Today we may be able to take our cars under the Channel, but there used to be a high-speed aerial alternative
I have pleasant but distant recollections of days when in 1961 I was able to enjoy driving an early example of an E-type Jaguar with its then modern, sleek styling. I only had two hours (155 miles) to summarise the performance of this remarkable car. I drove it from the Jaguar factory in Coventry to St Albans within the hour, and back along the M1 and A5 to return it, accelerating to 6100rpm, this showing as 155mph. It was a fully equipped, properly appointed sports car, but strictly only a two-seater, with racing-type bucket seats that were adequate for a normal-height driver. There was no sense of being in a low car, until I drove another model later to the South of France. Visibility was not impaired by the big central ‘power bulge’ on the bonnet and it had a more vertical windscreen than on other Continental GT cars. The spare wheel lived under the floor of the luggage compartment which in the soft-top car was somewhat cramped (the coupé having slightly more space), but unfortunately petrol fumes penetrated into the boot so that any food left there had to be thrown away and clothes, even in a case, came out smelling of petrol. The steering was very light and high-geared, while extremely good brakes retarded the car from high speeds to a crawl effectively without deviation. The synchromesh could be beaten if the gear lever was used too quickly. Its road holding was of an exceptionally high standard, and with fast cornering there was no tendency for the tail to break away. The engine was notably quiet and gave over 20mpg of fuel but the car only had a 14-gallon fuel tank. The car was priced at only £1480 for a basic version. Purchase tax, however, raised this to £2036.
Then in 1962 I undertook a tough Continental road test of the then latest model, a 3.8-litre, in order to sample the new Channel Air Bridge Service from Southend to Basle and also to watch the 20th Monaco Grand Prix. The car was elevated into the hold of a four-engined Carvair aeroplane which had been a Douglas DC-4, modified by Freddie Laker’s Channel Air Bridge Company to carry five to six cars in the forward hold and 23 passengers in the spacious fuselage. In the 2hr 20min that it took, sandwiches and drinks were served by smart stewardesses, who informed us that Lord Montagu’s 1907 120hp Itala had used the same method of transport for its outing at Monza.
By teatime the car had been unloaded at Basle and we were on our way down to Monaco, stopping overnight in Bescançon, in a car that had such good performance (doing 0-100mph in 16sec) that not much overtook us. Next day we continued to Corpse, Gap and Sisteron. On the road to Col de Restefond with alarming unguarded drops, appalling road surfaces and innumerable hairpins we came to a snowdrift which forced us to retreat. The bad road conditions had caused a small crack in the unprotected sump and had flattened the exhaust pipes. This showed that it was not a rally or GT car. The gearbox again proved not to be suitable for that type of terrain as one had to depress the heavy clutch pedal to effect quiet changes; also long spells in second gear caused the transmission tunnel and handbrake lever to get somewhat hot. The enjoyment of its impeccable road holding and all-round independent suspension was marred by a persistent tapping noise that suggested something was amiss in the valve gear.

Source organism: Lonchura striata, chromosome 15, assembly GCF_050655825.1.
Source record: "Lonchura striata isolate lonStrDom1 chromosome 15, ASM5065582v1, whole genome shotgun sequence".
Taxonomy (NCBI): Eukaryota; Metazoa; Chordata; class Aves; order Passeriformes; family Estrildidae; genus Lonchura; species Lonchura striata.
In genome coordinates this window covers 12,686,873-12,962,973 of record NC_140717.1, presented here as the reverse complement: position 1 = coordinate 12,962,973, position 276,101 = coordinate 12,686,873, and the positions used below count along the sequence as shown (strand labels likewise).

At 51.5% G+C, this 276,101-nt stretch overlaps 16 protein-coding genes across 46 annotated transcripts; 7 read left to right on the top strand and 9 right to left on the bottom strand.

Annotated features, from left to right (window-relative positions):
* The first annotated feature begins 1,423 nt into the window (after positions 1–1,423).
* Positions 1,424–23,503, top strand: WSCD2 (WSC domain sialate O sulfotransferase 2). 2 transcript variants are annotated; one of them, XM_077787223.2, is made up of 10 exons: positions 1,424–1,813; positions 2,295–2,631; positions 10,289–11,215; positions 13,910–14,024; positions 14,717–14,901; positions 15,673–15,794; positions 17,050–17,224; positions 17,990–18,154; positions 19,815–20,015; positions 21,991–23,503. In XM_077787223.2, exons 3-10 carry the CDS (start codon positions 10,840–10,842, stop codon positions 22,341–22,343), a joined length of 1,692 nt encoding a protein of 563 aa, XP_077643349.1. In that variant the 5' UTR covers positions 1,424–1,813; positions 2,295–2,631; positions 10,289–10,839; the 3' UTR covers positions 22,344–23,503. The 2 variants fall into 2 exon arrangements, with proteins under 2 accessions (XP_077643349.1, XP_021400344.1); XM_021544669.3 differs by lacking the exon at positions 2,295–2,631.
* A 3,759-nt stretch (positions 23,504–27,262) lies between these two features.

After spending a night in Monte Carlo we took the E-type for repairs into the British Motors Ltd premises, who were busy repairing other exhaust systems and body dents in Jaguars that had taken part in a Jaguar DC Rally. They had also fitted a new universal joint to Bruce McLaren’s personal E-type prior to his winning the Monaco GP in a V8 Cooper-Climax.
While there we encountered Edward Eves, who had travelled in his pre-war Miles Whitney Straight from Bagington in Coventry to Cannes, then by train to Monte Carlo. We also met Jenks, who took the Jaguar for a brief run up La Turbie hill and over the Turini and Col de Braus and was also impressed but declared it large, noisy and heavy as to steering and gear-change compared to that of his Porsche.
After watching two practice days and the GP itself we departed at 4am on the Monday, heading for Calais via Lyon and Chalon with three stops for fuel because of that small 14-gallon tank! The total distance of 777.7 miles took 12hr 20min running time; the car showed no sign of distress, the brakes as powerful as ever, oil pressure steady and the engine as responsive as at the start.
Two days later we took the car to Coventry to reset the ignition for English fuel as it had started to ‘pink’. There we were told that 150 E-types emerged each week and they were all bench-tested, then the sumps were dropped for inspection of the bearings. The hoods were individually tailored, a slave hard-top was fitted to every car, and each completed E-type was road-tested before a final inspection, some 35 drivers being employed on these tests.
One matter completely baffled me – why there should be such a high insurance premium on a car that could not be safer, more docile or instil greater confidence than this stupendously clever 150mph Jaguar.
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